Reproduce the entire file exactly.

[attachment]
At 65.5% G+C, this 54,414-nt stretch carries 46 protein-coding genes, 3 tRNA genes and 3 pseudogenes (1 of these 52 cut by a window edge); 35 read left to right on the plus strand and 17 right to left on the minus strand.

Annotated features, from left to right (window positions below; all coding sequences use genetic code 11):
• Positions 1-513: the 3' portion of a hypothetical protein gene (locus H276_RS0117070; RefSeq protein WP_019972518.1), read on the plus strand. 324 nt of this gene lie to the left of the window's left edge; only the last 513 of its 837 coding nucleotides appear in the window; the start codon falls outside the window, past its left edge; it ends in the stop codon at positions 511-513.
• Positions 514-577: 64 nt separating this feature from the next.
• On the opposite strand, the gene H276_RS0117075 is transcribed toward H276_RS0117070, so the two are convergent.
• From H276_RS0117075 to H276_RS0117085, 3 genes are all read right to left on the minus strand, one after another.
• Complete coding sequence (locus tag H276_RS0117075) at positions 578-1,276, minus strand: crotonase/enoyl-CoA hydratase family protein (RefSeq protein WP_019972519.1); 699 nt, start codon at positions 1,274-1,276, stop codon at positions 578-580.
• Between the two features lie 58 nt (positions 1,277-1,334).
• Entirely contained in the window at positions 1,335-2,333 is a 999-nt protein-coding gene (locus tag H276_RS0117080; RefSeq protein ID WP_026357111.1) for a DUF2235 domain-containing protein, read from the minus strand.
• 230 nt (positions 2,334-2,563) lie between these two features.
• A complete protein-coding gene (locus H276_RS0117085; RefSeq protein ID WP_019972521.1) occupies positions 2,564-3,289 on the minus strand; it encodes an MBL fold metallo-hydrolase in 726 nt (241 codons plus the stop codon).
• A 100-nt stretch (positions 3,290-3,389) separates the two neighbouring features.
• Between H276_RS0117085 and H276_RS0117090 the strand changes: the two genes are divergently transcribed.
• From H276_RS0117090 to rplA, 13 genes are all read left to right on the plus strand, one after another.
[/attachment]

At 65.5% G+C, this 54,414-nt stretch carries 46 protein-coding genes, 3 tRNA genes and 3 pseudogenes (1 of these 52 cut by a window edge); 35 read left to right on the plus strand and 17 right to left on the minus strand.

Annotated features, from left to right (window positions below; all coding sequences use genetic code 11):
• Positions 1-513: the 3' portion of a hypothetical protein gene (locus H276_RS0117070; RefSeq protein WP_019972518.1), read on the plus strand. 324 nt of this gene lie to the left of the window's left edge; only the last 513 of its 837 coding nucleotides appear in the window; the start codon falls outside the window, past its left edge; it ends in the stop codon at positions 511-513.
• Positions 514-577: 64 nt separating this feature from the next.
• On the opposite strand, the gene H276_RS0117075 is transcribed toward H276_RS0117070, so the two are convergent.
• From H276_RS0117075 to H276_RS0117085, 3 genes are all read right to left on the minus strand, one after another.
• Complete coding sequence (locus tag H276_RS0117075) at positions 578-1,276, minus strand: crotonase/enoyl-CoA hydratase family protein (RefSeq protein WP_019972519.1); 699 nt, start codon at positions 1,274-1,276, stop codon at positions 578-580.
• Between the two features lie 58 nt (positions 1,277-1,334).
• Entirely contained in the window at positions 1,335-2,333 is a 999-nt protein-coding gene (locus tag H276_RS0117080; RefSeq protein ID WP_026357111.1) for a DUF2235 domain-containing protein, read from the minus strand.
• 230 nt (positions 2,334-2,563) lie between these two features.
• A complete protein-coding gene (locus H276_RS0117085; RefSeq protein ID WP_019972521.1) occupies positions 2,564-3,289 on the minus strand; it encodes an MBL fold metallo-hydrolase in 726 nt (241 codons plus the stop codon).
• A 100-nt stretch (positions 3,290-3,389) separates the two neighbouring features.
• Between H276_RS0117085 and H276_RS0117090 the strand changes: the two genes are divergently transcribed.
• From H276_RS0117090 to rplA, 13 genes are all read left to right on the plus strand, one after another.